Rocky Morton and Annabel Jankel direct this family adventure based on the Super Mario Bros. characters. When Mario (Bob Hoskins) and Luigi (John Leguizamo), plumbers from New York, are called in to help out with a flood at a dinosaur excavation site by the beautiful Daisy (Samantha Mathis), they become embroiled in a struggle with a parallel reptilian universe, ruled by Koopa (Dennis Hopper), a leader who wants to merge it with Earth.
Today a cult film The American Friend is based on the novel Ripley's Game by Patricia Highsmith and won the German Critics Prize in 1977. Frame maker Jonathan (Bruno Ganz) believes he is dying from a blood disease and his American friend displaced cowboy Ripley (Dennis Hopper) decides to use his illness to his advantage. Ripley introduces him to a gangster who proposes to the dying man that he should become a professional mob assassin assuring a large legacy for his wife and children. Since he is facing death anyway what has he to lose? Ripley had originally intended to allow Jonathan to do the dirty work that he didn't feel like doing but has second thoughts when he becomes friends with the doomed man.
When people think of James Dean, they probably think first of the troubled teen from Rebel Without a Cause: nervous, volatile, soulful, a kid lost in a world that does not understand him. Made between his only other starring roles, in East of Eden and Giant, Rebel sums up the jangly, alienated image of Dean, but also happens to be one of the key films of the 1950s. Director Nicholas Ray takes a strikingly sympathetic look at the teenagers standing outside the white-picket-fence 50s dream of America: juvenile delinquent (that's what they called them then) Jim Stark (Dean), fast-girl Judy (Natalie Wood), lost-boy Plato (Sal Mineo), slick hot-rodder Buzz (Corey Allen). At the time, it was unusual for a movie to endorse the point of view of teenagers, but Ray and screenwriter Stewart Stern captured the youthful angst that was erupting at the same time in rock 'n' roll. Dean is heartbreaking, following the method-acting style of Marlon Brando but staking out a nakedly emotional honesty of his own. Going too fast, in every way, he was killed in a car crash on September 30, 1955, a month before Rebel opened. He was no longer an actor, but an icon, and Rebel is a lasting monument. --Robert Horton, Amazon.com
Two lovers (Christian Slater Patricia Arquette) are thrust into a dangerous game of high-stakes negotiations and high-speed adventure. The pair come into unexpected possession of a suitcase of mob contraband. Fleeing to Los Angeles they hope to sell the goods and begin a new life. But both sides of the law have other ideas...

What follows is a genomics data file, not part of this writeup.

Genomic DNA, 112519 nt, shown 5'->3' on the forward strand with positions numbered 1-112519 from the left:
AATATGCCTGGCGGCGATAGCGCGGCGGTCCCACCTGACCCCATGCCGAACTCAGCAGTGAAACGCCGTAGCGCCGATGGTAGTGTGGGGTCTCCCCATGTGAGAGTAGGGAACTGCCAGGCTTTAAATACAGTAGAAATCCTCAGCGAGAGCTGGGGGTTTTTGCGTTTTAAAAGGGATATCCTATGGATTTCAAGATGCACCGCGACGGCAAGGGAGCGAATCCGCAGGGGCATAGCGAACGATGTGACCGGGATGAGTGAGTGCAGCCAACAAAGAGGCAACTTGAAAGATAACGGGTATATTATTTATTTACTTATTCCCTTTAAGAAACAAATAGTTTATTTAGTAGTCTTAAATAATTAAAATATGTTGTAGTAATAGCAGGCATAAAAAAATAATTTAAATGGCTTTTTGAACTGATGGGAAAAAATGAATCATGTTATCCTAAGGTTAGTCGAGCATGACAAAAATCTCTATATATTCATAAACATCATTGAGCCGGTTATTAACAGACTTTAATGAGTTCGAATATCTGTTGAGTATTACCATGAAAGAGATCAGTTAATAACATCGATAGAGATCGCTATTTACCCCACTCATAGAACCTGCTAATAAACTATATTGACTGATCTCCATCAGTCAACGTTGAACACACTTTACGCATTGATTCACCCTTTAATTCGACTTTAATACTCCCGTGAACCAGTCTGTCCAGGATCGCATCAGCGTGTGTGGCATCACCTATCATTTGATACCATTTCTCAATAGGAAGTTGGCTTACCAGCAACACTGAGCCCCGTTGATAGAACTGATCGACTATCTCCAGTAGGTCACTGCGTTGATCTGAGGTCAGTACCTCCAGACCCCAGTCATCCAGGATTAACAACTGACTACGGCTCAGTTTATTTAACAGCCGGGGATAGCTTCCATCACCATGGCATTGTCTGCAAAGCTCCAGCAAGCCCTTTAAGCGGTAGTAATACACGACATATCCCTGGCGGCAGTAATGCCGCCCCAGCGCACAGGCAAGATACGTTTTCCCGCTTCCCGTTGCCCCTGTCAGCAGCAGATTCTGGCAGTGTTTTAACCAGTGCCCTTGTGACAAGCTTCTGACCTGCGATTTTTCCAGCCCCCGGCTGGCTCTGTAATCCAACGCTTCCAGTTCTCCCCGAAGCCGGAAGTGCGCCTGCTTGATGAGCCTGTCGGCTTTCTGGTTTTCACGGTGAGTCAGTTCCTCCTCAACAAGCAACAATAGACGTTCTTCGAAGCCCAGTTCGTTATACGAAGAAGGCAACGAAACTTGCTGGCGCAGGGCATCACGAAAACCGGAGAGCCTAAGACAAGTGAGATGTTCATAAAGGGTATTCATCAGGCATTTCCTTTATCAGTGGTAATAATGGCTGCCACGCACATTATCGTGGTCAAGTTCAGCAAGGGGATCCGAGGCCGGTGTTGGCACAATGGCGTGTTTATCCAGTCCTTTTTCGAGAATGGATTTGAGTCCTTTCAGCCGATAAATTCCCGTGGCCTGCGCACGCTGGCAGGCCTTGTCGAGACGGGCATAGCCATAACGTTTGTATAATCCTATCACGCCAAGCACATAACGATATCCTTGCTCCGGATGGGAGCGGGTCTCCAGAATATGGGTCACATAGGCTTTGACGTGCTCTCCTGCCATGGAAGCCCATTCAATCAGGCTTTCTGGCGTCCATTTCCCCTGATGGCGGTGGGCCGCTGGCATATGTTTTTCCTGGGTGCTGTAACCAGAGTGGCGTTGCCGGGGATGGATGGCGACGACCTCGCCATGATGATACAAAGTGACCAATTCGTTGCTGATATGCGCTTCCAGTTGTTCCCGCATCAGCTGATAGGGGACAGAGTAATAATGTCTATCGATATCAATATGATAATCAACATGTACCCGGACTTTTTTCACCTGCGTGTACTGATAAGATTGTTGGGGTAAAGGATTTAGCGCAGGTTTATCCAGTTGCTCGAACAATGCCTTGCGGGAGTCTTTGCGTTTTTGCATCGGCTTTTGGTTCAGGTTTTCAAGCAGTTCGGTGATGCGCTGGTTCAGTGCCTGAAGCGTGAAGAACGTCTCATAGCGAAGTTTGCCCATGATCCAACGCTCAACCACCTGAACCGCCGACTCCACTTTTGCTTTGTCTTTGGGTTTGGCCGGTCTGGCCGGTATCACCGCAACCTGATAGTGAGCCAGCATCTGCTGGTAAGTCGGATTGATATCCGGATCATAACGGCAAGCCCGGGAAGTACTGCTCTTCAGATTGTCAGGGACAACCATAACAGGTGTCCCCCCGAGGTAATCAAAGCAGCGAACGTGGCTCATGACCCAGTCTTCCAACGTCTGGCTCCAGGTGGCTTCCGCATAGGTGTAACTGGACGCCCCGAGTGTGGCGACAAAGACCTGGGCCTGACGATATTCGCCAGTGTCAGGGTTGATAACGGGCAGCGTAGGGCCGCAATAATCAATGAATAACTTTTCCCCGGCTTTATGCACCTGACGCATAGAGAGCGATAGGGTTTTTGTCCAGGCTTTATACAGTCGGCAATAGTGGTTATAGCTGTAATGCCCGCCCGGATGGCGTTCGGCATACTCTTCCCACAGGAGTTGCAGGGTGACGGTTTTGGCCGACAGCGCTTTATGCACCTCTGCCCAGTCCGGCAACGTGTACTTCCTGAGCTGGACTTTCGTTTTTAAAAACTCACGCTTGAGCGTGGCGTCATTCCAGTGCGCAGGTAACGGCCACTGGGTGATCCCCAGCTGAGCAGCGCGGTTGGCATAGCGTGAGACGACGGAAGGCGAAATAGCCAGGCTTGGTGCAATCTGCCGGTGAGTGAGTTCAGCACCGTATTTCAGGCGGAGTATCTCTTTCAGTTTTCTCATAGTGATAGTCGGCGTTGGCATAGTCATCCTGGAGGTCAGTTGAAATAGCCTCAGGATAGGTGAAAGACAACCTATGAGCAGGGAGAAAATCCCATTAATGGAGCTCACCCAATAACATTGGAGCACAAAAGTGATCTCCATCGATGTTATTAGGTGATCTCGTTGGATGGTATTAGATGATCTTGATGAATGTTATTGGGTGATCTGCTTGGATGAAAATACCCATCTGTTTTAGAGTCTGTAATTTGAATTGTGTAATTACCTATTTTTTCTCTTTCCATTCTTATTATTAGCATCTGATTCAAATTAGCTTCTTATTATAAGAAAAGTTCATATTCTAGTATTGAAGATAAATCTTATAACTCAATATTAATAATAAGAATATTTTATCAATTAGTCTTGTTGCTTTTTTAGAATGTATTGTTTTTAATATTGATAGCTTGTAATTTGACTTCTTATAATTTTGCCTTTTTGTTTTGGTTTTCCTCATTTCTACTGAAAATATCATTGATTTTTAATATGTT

In the tradition of such obsessively driven directors as Erich von Stroheim and Werner Herzog, Francis Ford Coppola approached the production of Apocalypse Now as if it was his own epic mission into the heart of darkness. On location in the storm-ravaged Philippines, he quite literally went mad as the project threatened to devour him in a vortex of creative despair but from this insanity came one of the greatest films ever made. It began as a John Milius screenplay, transposing Joseph Conrad's classic story "Heart of Darkness" into the horrors of the Vietnam War, following a battle-weary Captain Willard (Martin Sheen) on a secret upriver mission to find and execute the renegade Colonel Kurtz(Marlon Brando), who has reverted to a state of murderous and mystical insanity. The journey is fraught with danger involving war-time action on epic and intimate scales. One measure of the film's awesome visceral impact is the number of sequences, images and lines of dialogue that have literally burned themselves into our cinematic consciousness, from the Wagnerian strike of helicopter gunships on a Vietnamese village to the brutal murder of stowaways and the unflinching fearlessness of the surfing warrior Lieutenant Colonel Kilgore (Robert Duvall), who speaks lovingly of "the smell of napalm in the morning." Like Herzog's Aguirre: The Wrath of God, this film is the product of genius cast into a pit of hell and emerging, phoenix-like, in triumph. Coppola's obsession (effectively detailed in the riveting documentary Hearts of Darkness, directed by Coppola's wife, Eleanor) informs every scene and every frame, and the result is a film for the ages. --Jeff Shannon